For pricing, the Dagger Pro 850W has an MSRP of $179.99 and on Amazon they have had it listed at 189.99 for some reason, both being directly from FSP. But at least right now on Amazon, you can get the Dagger Pro 850W for $152.90. The V850 from Cooler Master is what I would consider to be a direct competitor for the Dagger Pro 850W and its black version is selling for $142.99 so the Dagger Pro 850W is a touch high even at the sale price but FSF isn’t far off in its pricing at least with the sale price.

Live Pricing: HERE



Author Bio
Author: garfi3ldWebsite: https://lanoc.org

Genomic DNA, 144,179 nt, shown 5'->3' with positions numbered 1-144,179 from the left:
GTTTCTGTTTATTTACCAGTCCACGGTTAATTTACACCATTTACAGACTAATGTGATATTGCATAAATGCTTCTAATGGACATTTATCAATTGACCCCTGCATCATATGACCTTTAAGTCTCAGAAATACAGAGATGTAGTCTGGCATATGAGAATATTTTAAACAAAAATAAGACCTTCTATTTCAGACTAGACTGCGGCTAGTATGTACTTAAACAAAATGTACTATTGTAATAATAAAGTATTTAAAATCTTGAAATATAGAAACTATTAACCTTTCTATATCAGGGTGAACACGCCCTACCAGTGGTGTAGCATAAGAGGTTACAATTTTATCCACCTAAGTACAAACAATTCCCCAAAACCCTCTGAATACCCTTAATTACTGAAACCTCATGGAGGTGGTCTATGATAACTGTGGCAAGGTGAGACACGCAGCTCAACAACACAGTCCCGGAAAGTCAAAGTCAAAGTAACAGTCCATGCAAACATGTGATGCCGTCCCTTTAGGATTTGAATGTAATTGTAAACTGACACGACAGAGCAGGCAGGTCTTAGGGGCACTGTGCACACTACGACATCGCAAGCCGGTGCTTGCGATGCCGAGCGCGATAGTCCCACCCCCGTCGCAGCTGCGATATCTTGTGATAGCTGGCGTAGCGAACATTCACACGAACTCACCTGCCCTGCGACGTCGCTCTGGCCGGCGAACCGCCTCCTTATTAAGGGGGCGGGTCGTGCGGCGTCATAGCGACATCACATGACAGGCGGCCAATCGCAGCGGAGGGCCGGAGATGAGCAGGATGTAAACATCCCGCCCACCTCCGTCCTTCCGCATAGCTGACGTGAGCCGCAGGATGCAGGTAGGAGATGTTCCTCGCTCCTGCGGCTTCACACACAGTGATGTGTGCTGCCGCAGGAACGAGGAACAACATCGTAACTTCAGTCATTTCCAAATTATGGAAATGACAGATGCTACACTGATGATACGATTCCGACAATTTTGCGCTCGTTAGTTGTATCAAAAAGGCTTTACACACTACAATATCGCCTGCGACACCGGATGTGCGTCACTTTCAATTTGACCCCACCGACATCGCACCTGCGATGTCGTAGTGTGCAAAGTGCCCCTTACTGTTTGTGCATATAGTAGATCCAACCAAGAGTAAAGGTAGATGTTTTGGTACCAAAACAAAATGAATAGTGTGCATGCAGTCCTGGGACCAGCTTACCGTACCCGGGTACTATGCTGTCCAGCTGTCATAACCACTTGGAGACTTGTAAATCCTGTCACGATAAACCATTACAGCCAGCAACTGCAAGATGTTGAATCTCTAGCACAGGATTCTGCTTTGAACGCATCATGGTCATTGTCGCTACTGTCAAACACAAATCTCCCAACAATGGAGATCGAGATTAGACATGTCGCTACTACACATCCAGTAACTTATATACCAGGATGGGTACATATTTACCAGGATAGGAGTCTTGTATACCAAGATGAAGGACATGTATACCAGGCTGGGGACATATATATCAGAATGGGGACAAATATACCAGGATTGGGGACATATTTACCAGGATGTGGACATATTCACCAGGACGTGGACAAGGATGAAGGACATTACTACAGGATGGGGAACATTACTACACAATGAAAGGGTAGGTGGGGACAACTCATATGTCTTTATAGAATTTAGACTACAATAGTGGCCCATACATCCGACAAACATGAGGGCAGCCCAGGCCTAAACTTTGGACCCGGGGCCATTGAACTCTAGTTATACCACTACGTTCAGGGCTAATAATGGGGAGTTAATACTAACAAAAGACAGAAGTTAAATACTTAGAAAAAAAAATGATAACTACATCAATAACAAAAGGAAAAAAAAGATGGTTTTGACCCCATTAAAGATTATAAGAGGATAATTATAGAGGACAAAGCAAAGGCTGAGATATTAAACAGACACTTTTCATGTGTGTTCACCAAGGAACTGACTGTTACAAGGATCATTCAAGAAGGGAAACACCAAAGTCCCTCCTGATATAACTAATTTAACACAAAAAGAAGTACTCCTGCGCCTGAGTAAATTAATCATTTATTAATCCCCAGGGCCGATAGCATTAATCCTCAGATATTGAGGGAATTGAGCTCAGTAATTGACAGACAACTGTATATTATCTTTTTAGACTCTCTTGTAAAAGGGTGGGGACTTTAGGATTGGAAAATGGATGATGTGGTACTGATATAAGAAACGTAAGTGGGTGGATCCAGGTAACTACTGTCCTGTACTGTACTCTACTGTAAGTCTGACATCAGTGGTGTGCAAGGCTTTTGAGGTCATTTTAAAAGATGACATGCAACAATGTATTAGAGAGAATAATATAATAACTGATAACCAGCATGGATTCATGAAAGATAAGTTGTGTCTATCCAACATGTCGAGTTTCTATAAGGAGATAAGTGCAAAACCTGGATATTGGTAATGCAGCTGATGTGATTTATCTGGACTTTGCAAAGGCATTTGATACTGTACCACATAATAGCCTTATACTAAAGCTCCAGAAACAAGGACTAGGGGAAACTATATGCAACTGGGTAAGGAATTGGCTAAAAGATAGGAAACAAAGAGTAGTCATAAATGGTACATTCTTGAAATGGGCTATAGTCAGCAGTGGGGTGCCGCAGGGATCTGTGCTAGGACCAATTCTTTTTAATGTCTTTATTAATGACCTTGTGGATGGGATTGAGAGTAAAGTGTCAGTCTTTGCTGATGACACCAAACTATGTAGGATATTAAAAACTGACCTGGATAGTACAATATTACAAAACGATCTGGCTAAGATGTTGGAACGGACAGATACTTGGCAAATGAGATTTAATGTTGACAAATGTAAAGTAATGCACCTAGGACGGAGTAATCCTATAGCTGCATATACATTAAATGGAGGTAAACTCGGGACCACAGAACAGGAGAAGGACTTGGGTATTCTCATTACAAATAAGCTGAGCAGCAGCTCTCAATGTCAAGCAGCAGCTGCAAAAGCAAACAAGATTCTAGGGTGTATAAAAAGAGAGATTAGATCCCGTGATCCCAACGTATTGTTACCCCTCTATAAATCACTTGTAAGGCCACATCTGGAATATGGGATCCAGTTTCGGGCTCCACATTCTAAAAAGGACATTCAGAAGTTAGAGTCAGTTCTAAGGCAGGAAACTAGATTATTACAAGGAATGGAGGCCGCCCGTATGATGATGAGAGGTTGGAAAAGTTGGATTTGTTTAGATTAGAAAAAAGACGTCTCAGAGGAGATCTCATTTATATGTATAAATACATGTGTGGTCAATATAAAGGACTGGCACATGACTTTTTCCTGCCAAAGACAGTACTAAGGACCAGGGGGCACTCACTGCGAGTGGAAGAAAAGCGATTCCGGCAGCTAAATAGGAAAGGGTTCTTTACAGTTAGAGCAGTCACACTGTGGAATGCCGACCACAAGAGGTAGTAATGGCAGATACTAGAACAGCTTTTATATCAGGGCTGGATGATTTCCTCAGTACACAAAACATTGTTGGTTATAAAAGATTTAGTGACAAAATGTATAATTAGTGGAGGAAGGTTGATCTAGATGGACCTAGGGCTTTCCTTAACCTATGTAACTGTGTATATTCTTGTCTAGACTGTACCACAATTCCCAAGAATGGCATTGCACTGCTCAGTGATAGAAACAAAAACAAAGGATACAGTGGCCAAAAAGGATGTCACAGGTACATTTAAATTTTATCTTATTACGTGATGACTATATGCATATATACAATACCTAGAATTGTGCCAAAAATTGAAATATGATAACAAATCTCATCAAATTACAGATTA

You might call him obsessed or just a hardcore geek. Wes's obsession with gaming hardware and gadgets isn't anything new, he could be found taking things apart even as a child. When not poking around in PC's he can be found playing League of Legends, Awesomenauts, or Civilization 5 or watching a wide variety of TV shows and Movies. A car guy at heart, the same things that draw him into tweaking cars apply when building good looking fast computers. If you are interested in writing for Wes here at LanOC you can reach out to him directly using our contact form.